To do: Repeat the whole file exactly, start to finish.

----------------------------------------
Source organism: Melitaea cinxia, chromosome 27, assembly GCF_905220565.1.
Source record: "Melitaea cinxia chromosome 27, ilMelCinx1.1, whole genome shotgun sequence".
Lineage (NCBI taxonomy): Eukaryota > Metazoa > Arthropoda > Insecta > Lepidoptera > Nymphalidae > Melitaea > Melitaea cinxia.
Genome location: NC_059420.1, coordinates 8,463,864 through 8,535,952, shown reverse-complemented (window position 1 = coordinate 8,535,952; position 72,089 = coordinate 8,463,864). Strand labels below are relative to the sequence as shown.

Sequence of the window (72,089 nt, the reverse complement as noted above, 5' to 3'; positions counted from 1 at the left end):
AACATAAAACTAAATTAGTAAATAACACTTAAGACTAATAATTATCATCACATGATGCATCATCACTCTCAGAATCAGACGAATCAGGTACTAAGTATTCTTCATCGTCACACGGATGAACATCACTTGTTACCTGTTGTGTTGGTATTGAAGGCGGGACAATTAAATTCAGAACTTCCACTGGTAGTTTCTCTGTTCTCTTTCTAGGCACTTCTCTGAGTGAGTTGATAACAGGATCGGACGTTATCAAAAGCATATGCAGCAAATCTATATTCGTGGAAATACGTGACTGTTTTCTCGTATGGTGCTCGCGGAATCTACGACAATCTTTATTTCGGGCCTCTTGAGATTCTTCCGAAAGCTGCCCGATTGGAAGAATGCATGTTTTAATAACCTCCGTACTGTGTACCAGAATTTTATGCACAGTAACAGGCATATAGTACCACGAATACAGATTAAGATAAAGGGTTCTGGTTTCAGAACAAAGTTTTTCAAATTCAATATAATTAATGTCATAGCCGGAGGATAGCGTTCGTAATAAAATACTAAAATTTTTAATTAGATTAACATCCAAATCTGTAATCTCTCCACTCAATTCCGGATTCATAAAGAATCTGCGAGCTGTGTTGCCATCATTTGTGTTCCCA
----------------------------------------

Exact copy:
Source organism: Melitaea cinxia, chromosome 27, assembly GCF_905220565.1.
Source record: "Melitaea cinxia chromosome 27, ilMelCinx1.1, whole genome shotgun sequence".
Lineage (NCBI taxonomy): Eukaryota > Metazoa > Arthropoda > Insecta > Lepidoptera > Nymphalidae > Melitaea > Melitaea cinxia.
Genome location: NC_059420.1, coordinates 8,463,864 through 8,535,952, shown reverse-complemented (window position 1 = coordinate 8,535,952; position 72,089 = coordinate 8,463,864). Strand labels below are relative to the sequence as shown.

Sequence of the window (72,089 nt, the reverse complement as noted above, 5' to 3'; positions counted from 1 at the left end):
AACATAAAACTAAATTAGTAAATAACACTTAAGACTAATAATTATCATCACATGATGCATCATCACTCTCAGAATCAGACGAATCAGGTACTAAGTATTCTTCATCGTCACACGGATGAACATCACTTGTTACCTGTTGTGTTGGTATTGAAGGCGGGACAATTAAATTCAGAACTTCCACTGGTAGTTTCTCTGTTCTCTTTCTAGGCACTTCTCTGAGTGAGTTGATAACAGGATCGGACGTTATCAAAAGCATATGCAGCAAATCTATATTCGTGGAAATACGTGACTGTTTTCTCGTATGGTGCTCGCGGAATCTACGACAATCTTTATTTCGGGCCTCTTGAGATTCTTCCGAAAGCTGCCCGATTGGAAGAATGCATGTTTTAATAACCTCCGTACTGTGTACCAGAATTTTATGCACAGTAACAGGCATATAGTACCACGAATACAGATTAAGATAAAGGGTTCTGGTTTCAGAACAAAGTTTTTCAAATTCAATATAATTAATGTCATAGCCGGAGGATAGCGTTCGTAATAAAATACTAAAATTTTTAATTAGATTAACATCCAAATCTGTAATCTCTCCACTCAATTCCGGATTCATAAAGAATCTGCGAGCTGTGTTGCCATCATTTGTGTTCCCA